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Saturday, September 17, 2011

Potter County Newsletter On Natural Gas Developments Now Available

Latest Local Natural Gas Newsletter Now Available

Potter County Today

gasflamejetsPotter County’s Natural Gas Task Force has released the September edition of its newsletter, Marcellus Shale Natural Gas Roundup. Copies are available through the county website here (click on Marcellus Shale/Natural Gas tab at top). Readers are encouraged to print the newsletter and share it with others. Copies may also be obtained by callin Cheri Potter at the Commissioners Office, 814-274-8290.

Contents of the latest edition include a chart detailing the number of permits issues and wells drilled in Potter County; a summary of the Governor’s Marcellus Shale Advisory Commission’s recommendations; reports on the Triple Divide Watershed Coalition; summaries of federal and state government issues related to shale gas, and other topics of interest.

Commissioners Call For $$$ FRom Drilling Impacts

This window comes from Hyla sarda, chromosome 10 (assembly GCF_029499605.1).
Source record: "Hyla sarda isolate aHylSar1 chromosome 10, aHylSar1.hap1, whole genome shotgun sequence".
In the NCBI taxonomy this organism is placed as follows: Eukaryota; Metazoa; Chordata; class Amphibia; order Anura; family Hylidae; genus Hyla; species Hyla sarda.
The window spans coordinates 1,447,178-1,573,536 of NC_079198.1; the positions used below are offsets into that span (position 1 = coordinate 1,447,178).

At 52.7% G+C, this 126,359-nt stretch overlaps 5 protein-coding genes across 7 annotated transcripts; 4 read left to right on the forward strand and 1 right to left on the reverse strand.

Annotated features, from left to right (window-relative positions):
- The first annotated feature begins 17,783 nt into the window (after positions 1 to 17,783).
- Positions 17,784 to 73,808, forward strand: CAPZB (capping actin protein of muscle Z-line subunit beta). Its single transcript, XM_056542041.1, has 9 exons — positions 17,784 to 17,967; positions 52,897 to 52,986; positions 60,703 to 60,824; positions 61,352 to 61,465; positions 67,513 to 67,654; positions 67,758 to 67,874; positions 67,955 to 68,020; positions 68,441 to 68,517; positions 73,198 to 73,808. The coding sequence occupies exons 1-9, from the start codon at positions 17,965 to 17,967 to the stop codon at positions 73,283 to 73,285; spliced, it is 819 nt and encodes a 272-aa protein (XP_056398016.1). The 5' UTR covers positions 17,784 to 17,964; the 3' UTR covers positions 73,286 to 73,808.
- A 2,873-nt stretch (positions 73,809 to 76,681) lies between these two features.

Potter County Joins Call For Local Share Of ‘Impact Fee’

Potter County Today

shalegasThe Potter County Commissioners have joined with their counterparts across the region in calling for the revenue from any impact fee the state decides to impose on shale gas development to be shared with county and township governments where drilling is taking place. The commissioners this week sent the following letter to Governor Tom Corbett:

Like many other Pennsylvania counties, Potter County is beginning to experience some of the impacts from energy companies drilling, or preparing to drill, for natural gas is the Marcellus Shale. We have been following with interest the debate over proposals for an impact fee to help county and municipal governments reckon with increased expenses as the result of shale gas development.